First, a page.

Today I sat up near the Hillsboro, OR airport and tried to explain the NextGen of ATC to my step-son Micheal, himself a wannabe student pilot. Next to me – smiling and giggling as always – was his daughter and my first grandchild, Caitlin, all of 10 months old. We had flown in for a quick dinner visit in the Katyliner, which is far from what we know today as a "glass" aircraft.
I explained that by the time Caitlin is old enough to solo, the vast majority of the GA fleet will have glass cockpits, something that will be vital to the successful implementation of the next generation of air traffic control. I told Michael that today, it is critical for primary students (in my humble opinion) to learn glass right from day one, because that is the future of GA. And I told him that of all the CFIs I know, there was one in particular that excels at teaching glass.
At Airventure recently, I enjoyed some fast Italian food with Max Trescott, the 2008 National CFI of the Year. Max is about as nice a guy as you can find in GA, humble as myself but oozing with glass cockpit knowledge. He has mastered this glass realm with such zeal that he's built a book publishing empire based on teaching glass cockpit management to the masses. If you every need help in this area, the only stop you need to make is at his website.
Recently, Max provided World of Flying with a set of detailed answers about glass, being a CFI, technology and his cat. Part one of this interview follows, where we look at how this Silicon Valley high-timer ended up chasing airspeed with low-time flight students in California's Bay Area.
World of Flying: Tell me your background, how many hours, what ratings, type ratings, aircraft flown, when you got your license, all those details.
Max Trescott: I started flying when I was 15 years old. I didn’t have a driver’s license at the time, so my mother used to drive me to the airport, outside of Wellsboro, PA. I finished my Private when I was 19. In college, I received degrees in electrical engineering and Psychology. Then I went to work for Hewlett-Packard. I worked there for 25 years in a variety of Marketing, Sales and management positions. During that time, I continued to fly on weekends and earned my instrument, commercial, multi-engine and CFI ratings. I took my CFI checkride on September 10, 2001—and then was unable to exercise the privileges for 2 months due to 9/11. I taught flying on weekends and added my MEI and ATP certificate. After I left HP 5 years ago, I started a small business I’d been planning. But after two months I decided that I didn’t really like that industry, so aviation became a full-time career.
World of Flying: What was it that made you decide to become a flight instructor? Was there any one incident, or a lifelong dream?
Max Trescott: My decision to get my CFI rating was very serendipitous. At the beginning of the summer of 2001, Tim Johnson, a friend of mine who has since moved to Florida, said “Max I’m getting my CFI and you should too.” Since I’d just entered an uncharacteristically slow period at HP, I thought “What a good idea!” I’ve always looked for ways to raise my aviation game to higher levels and getting the CFI rating—which I’d never really considered before—seemed like a good way to do that. Thank you Tim!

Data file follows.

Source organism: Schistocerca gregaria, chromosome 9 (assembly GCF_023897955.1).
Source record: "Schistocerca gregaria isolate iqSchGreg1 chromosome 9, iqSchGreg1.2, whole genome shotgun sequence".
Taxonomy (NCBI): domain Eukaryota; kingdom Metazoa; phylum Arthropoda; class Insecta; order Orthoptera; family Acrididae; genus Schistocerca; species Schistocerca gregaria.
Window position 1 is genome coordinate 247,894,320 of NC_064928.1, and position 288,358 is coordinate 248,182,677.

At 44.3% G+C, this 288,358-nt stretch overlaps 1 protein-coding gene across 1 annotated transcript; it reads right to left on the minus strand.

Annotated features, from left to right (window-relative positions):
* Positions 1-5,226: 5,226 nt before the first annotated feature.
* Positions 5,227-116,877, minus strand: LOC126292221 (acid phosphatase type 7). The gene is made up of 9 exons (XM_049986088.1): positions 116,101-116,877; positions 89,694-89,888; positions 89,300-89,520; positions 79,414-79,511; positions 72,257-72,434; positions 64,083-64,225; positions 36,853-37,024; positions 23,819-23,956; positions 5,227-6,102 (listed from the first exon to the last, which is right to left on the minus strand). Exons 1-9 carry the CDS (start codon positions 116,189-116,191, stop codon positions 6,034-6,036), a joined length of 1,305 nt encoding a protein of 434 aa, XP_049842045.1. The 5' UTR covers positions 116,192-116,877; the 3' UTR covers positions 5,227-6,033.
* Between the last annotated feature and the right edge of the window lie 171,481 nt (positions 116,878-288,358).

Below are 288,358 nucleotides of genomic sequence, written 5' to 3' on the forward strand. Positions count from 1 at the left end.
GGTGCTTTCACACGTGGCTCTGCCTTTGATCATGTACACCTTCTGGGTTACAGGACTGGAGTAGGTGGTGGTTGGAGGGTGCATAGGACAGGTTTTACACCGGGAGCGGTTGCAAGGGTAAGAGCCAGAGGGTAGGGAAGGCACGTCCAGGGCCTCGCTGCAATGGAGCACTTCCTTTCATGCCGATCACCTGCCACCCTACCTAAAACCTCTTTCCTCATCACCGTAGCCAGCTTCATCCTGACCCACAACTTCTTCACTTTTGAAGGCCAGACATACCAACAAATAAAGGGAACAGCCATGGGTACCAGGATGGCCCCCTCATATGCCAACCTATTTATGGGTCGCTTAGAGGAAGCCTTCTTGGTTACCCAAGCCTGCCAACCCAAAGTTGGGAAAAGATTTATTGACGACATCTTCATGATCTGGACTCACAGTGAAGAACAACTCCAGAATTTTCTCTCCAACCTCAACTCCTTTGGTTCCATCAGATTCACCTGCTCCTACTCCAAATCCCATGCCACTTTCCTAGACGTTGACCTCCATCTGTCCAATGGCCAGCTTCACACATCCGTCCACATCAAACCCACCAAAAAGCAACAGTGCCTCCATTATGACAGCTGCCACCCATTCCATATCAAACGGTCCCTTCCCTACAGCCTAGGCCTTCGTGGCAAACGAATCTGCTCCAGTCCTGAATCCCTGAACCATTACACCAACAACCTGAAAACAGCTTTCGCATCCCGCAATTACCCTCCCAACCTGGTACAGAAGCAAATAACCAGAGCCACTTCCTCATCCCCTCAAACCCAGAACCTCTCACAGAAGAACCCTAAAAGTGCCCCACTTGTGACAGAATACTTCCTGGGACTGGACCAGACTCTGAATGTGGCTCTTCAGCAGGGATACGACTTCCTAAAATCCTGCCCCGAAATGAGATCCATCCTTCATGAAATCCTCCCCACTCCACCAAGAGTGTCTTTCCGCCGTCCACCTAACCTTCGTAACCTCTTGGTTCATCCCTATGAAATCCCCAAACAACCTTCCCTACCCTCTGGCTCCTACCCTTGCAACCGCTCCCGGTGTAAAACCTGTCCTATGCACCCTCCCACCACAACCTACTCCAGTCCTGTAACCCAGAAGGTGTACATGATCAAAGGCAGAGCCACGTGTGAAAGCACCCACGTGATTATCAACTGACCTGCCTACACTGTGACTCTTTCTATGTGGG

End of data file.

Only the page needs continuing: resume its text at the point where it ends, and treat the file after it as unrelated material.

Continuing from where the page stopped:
World of Flying: Explain the details of the 2008 National CFI of the Year award, who gave it to you, what it meant to receive the award, and how (if any) the award changed your professional life.
Max Trescott: The General Aviation Awards program is sponsored by about 20 different GA companies and organizations. It’s designed to recognize CFIs, avionics technicians, A&Ps, and FAA FAASTeam safety counselors. The process starts with local FAA FSDOs. There are more than 60 of them and they’re encouraged to nominate candidates. Jack Hocker, the FAASTeam Safety Manager at the San Jose FSDO nominated me. Jack knew me well as I’d presented many Wings program safety seminars in the San Francisco Bay area. The candidates are then reviewed by the eight FAA regional headquarters, which select winners for each region. The FAA passes information about the regional winners to a committee composed of about 10 people, each from a different GA industry company or organization. They then select the national winners.
The award didn’t change my personal life—I still empty the cat’s litter box! Professionally, it gave me a platform for encouraging people to become CFIs and to recognize CFIs for the work they do. I think CFIs are the backbone of the aviation industry and rarely get the recognition they so richly deserve. I was proud to represent them for a year.
World of Flying: It is obvious you are a leader in glass cockpit instruction. What pushed you to focus your teaching in that area?
Max Trescott: Working in the high tech industry conditions employees to always be looking ahead to the next future innovation. So while I was initially skeptical about the value of glass cockpits in small planes, I tried to keep an open mind until I actually flew one. When I did, their value became very clear. While they are more expensive, they greatly enhance the overall flying experience and have the potential for increasing safety for properly trained pilots. I knew instantly I wanted to be associated with something like that.
World of Flying: Tell me what the future of avionics holds?
Max Trescott: I think we’re going to see more of a focus on usability. Right now, the systems are intuitively obvious if you happen to be one of the engineers who designed the system! But for most pilots, operating the systems is not intuitive and requires a lot of study. I’m sure more new features will be added in future systems, but the real breakthrough will come when the systems become easier to use. In the meantime, pilots continue to buy my books and CDs and hopefully that won’t change!